The most common use of Kinect will be to pull yourself up to the front window to aim, and pushing yourself back into your seat to use other controls.  If hit hard enough, the player will be thrown back into their chair while aiming, having to pull himself back up again to see.  This system creates a very interesting feel: instead of looking constantly from a third-person view (like the majority of mech games), you’ll actually feel like you’ve been placed in a real pilot seat.  Should this feeling carry over to the main game, Capcom will have a winner on their hands for sure.

After the usual “go here and blow up this fake target” objectives in the training round, players get the chance to play through a short mission.  You and your VT crew are taking part in an initial beach assault, and are tasked with guarding infantry as they breach-and-clear key bunker structures.

Upon landing on the sandy shorefront, all hell breaks loose with several enemy VTs, armored personnel carriers (APCs), and fortified infantry positions opening up on you with everything they’ve got.  A friendly VT moves forward only to meet its doom in a minefield.  Quickly, your squad recommends flanking to the right, behind some rubble.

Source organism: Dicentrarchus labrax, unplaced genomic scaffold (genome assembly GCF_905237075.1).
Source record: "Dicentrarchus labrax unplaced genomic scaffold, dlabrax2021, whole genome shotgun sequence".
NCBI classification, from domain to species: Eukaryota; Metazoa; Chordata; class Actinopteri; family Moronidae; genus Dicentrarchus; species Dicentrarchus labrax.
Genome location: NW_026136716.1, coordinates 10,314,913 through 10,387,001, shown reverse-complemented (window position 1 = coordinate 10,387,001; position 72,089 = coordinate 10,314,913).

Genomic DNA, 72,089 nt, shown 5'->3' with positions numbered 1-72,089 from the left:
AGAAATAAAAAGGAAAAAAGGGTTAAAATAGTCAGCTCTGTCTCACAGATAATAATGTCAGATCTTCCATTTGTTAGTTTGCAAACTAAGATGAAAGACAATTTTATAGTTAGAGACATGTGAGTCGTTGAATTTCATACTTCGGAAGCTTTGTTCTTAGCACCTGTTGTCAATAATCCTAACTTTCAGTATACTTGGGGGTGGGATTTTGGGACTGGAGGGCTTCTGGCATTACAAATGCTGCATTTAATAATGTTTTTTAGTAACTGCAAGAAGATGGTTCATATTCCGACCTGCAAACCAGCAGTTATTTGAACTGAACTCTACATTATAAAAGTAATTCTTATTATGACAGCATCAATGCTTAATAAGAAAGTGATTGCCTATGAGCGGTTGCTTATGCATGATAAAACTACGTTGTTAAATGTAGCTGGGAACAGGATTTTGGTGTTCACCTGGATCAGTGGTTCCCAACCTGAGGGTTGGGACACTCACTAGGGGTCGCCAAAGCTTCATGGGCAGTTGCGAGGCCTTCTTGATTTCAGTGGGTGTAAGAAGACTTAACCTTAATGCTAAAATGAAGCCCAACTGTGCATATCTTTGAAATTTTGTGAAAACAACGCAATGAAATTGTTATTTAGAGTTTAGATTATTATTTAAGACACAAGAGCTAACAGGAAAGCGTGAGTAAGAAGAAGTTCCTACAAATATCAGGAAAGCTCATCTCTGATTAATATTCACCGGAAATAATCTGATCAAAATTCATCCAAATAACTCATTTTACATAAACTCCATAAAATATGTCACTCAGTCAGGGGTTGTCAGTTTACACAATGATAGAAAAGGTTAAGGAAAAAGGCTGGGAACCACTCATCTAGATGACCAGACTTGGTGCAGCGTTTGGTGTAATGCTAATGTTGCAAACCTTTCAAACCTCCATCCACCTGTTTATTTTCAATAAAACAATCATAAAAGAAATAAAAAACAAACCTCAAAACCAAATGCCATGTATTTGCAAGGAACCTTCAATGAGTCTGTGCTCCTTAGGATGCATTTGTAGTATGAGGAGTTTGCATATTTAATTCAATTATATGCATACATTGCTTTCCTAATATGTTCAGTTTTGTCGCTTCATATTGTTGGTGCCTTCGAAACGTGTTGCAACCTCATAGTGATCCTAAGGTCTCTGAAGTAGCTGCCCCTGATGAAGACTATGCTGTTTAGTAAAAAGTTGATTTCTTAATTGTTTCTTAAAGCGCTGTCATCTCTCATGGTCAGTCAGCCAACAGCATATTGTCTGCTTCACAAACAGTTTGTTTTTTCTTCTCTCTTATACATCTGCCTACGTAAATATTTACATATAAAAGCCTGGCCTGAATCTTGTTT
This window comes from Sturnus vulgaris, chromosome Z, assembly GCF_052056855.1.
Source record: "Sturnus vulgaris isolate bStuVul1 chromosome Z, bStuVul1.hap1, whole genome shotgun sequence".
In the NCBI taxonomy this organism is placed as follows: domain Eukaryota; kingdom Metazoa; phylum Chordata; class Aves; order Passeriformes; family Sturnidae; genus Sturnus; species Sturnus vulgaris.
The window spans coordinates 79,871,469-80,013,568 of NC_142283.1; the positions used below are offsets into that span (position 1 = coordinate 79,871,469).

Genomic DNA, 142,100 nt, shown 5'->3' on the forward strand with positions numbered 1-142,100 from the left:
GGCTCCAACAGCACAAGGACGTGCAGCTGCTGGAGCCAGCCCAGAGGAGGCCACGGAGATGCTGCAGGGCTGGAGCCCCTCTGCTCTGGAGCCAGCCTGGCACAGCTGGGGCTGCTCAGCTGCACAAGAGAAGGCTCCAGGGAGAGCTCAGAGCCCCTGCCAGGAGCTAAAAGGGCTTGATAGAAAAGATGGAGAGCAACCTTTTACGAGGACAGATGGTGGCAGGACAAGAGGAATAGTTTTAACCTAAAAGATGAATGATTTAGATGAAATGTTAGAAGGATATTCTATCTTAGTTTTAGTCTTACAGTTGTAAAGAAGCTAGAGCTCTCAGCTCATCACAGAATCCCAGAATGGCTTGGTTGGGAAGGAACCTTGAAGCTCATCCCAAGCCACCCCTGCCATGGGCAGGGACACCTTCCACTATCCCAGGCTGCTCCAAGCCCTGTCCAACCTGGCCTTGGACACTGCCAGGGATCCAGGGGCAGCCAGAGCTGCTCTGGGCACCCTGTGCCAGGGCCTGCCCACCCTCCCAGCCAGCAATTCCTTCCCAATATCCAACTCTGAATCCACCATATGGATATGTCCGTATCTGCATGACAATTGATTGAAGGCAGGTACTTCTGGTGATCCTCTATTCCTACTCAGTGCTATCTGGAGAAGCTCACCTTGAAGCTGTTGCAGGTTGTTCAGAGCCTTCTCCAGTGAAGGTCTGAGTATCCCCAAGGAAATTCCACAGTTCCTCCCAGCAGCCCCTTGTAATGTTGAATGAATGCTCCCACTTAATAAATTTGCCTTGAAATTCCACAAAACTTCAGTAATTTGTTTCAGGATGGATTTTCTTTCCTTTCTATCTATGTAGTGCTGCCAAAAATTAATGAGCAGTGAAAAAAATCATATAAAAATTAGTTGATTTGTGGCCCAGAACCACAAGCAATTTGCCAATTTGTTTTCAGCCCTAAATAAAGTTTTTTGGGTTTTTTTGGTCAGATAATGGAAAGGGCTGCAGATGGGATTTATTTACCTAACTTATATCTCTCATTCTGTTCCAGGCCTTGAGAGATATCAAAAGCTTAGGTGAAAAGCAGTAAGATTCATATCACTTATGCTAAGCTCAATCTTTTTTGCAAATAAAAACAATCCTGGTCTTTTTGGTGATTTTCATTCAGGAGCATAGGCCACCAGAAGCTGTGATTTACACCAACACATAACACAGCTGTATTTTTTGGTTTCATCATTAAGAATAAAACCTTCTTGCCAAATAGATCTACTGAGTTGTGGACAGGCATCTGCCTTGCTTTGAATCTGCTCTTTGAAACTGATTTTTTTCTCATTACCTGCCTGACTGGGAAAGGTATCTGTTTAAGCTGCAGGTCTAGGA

From here, players will be presented with some highlighted targets to blast away at, eventually destroying the entire enemy defense force.  What is quickly apparent, however, is how vulnerable you actually are.  If players haven’t memorized and mastered what every little switch does, and fumble around looking for the smoke vent, then their tank is going to blow up fairly fast.

While this steep learning curve might dissuade some of the more casual gamers, it is a humbling experience overall.  Gamers are not some high-powered super soldier who can take on three-million enemies at once and come out clean.  They are instead an average Joe in a massive war, and are just as vulnerable as the pilot who blew up in the minefield just seconds before.  This is a very welcome feeling as it makes Steel Battalion: Heavy Armor feel more real, and many players will be sucked in because of this.

However, I’d like to take the time to note that this is not a game you want your kids playing, or even watching for that matter, as SB:HA pulls no punches in both the language or gore departments.  The F-word will be heard on more than one occasion, and cutscenes detail a fantastic amount of graphic deaths.  Characters can be seen being ripped to shreds by large caliber weapons fire, with internal organs flying about.  While it’s a gruesome sight, this amount of detail is something missing from most titles, and greatly adds to the realism of the war.

Steel Battalion: Heavy Armor is so far shaping up to be an amazing title.  The amount of immersion present is incredible, dragging players right into the pilot seat.  Add in complex yet interesting gameplay, accurate controls, some great looking, violent graphics and this is one game you’re going to need to watch out for.  I, for one, cannot wait to get my hands on it!

Steel Battalion: Heavy Armor launches on June 19th, 2012.

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May 29, 2012 - 8:00 am